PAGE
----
Melatonin regulates the wake-sleep cycle by causing drowsiness and lowering body temperature, but which specific chemical pathways lead to this drowsiness?
This is a quite complicated question, as melatonin has quite a range of effects on the cells. First, melatonin binds to three different melatonin receptors, which are found in a wide variety of tissues or organs including brain and retina, cardiovascular system, liver and gallbladder, intestine, kidney, immune cells, adipocytes, prostate and breast epithelial cells, ovary/granulosa cells, myometrium, and skin.
Two of the receptors a G-protein coupled receptors (GPCR), the MT1 and MT2 receptors. The third is a quinone reductase called QR2.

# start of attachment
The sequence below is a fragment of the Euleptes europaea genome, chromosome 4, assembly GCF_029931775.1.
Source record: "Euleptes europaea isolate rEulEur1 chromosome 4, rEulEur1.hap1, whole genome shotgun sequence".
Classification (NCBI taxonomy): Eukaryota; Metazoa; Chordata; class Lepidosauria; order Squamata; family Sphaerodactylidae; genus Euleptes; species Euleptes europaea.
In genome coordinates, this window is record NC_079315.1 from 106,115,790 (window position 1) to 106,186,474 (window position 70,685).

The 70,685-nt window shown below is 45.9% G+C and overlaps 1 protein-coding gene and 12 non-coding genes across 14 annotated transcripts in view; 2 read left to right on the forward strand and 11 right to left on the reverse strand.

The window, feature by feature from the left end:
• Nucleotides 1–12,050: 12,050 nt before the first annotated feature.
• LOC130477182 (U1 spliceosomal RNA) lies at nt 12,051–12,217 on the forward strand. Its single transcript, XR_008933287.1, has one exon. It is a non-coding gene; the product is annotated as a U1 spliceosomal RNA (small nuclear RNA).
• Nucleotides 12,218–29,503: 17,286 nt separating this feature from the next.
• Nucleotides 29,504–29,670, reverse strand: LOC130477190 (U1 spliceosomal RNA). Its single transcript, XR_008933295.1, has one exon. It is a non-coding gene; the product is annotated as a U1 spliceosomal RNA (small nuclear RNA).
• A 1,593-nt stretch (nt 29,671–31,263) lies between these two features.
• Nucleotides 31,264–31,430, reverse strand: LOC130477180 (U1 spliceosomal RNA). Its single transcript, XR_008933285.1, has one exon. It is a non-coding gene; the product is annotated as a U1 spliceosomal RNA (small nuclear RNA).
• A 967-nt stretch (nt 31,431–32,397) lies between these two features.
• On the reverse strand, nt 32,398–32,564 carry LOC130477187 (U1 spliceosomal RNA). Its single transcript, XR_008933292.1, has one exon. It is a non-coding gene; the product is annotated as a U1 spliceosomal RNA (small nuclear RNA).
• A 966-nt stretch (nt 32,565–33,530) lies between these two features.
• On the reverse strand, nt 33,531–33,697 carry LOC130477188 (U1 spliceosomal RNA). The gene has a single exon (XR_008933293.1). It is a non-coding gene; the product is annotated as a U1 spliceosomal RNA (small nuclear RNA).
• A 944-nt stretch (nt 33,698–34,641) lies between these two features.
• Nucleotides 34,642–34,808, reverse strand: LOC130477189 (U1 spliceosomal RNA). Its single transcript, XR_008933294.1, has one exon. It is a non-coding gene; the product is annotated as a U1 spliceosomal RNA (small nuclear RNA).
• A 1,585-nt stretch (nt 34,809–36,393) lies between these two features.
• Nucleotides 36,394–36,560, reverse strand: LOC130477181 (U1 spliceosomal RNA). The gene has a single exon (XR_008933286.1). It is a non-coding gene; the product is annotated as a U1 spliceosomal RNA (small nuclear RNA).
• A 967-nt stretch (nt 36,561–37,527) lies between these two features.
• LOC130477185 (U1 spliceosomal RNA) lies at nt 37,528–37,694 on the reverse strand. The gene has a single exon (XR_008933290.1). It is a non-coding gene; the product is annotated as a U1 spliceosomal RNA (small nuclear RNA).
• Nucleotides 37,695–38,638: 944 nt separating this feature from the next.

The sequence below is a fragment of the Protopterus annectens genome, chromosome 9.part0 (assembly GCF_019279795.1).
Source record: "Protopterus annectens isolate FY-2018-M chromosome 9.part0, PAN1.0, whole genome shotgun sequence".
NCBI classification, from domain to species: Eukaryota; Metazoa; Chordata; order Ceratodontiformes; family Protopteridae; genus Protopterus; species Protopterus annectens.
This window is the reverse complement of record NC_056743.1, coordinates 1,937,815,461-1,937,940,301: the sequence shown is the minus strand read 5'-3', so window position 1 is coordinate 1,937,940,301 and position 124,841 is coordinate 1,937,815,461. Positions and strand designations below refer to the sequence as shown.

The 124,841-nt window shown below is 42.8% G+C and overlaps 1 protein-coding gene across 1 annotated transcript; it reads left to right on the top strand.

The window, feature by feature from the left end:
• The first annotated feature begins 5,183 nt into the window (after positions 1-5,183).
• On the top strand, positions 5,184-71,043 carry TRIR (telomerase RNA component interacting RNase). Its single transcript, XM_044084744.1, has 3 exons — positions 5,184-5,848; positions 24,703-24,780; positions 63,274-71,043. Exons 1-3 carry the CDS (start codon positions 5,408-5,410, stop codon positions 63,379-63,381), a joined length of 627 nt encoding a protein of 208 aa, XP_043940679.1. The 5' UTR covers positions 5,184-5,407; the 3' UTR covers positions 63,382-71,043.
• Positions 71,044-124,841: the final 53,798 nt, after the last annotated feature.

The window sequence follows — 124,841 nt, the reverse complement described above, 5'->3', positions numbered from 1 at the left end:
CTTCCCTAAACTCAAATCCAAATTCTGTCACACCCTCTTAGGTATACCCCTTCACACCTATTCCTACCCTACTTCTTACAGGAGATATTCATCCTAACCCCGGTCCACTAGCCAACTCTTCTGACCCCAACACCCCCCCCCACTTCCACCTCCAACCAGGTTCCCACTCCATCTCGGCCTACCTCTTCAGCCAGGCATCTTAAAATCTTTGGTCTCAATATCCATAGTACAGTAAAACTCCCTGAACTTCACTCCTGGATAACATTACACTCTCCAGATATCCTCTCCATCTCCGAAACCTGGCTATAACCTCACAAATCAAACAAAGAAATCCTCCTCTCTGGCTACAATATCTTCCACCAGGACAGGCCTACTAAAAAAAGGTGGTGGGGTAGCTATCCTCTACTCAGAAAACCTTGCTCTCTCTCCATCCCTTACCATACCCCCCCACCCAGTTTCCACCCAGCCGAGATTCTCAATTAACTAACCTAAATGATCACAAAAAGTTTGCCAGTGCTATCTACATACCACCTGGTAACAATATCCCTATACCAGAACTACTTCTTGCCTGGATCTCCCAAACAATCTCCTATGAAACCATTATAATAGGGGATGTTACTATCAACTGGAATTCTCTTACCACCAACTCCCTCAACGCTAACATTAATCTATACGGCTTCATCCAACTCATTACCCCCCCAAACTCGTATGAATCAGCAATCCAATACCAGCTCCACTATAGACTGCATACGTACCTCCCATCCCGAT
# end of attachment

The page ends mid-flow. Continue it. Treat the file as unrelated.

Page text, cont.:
For more details, see this papers:
The role of melatonin is pretty broad, see the figure (from this article:"Melatonin: Nature's most versatile biological signal?")
The receptors transport the outside chemical signal (the melatonin) to the inside and activate (or repress) a number of different signal transduction pathways. See the figure below (taken from Qiagen):
This includes MAP-Kinase pathways, proteinkinase C, IP3, adenyl cyclase and so on. This is quite complicated and I recommend reading some of the following articles if you are interested in a deeper insight. Finally these signals are transmitted into the nucleus and result in a changed gene regulation/expression.
From wikipedia article on melatonin receptors (with some modifications) :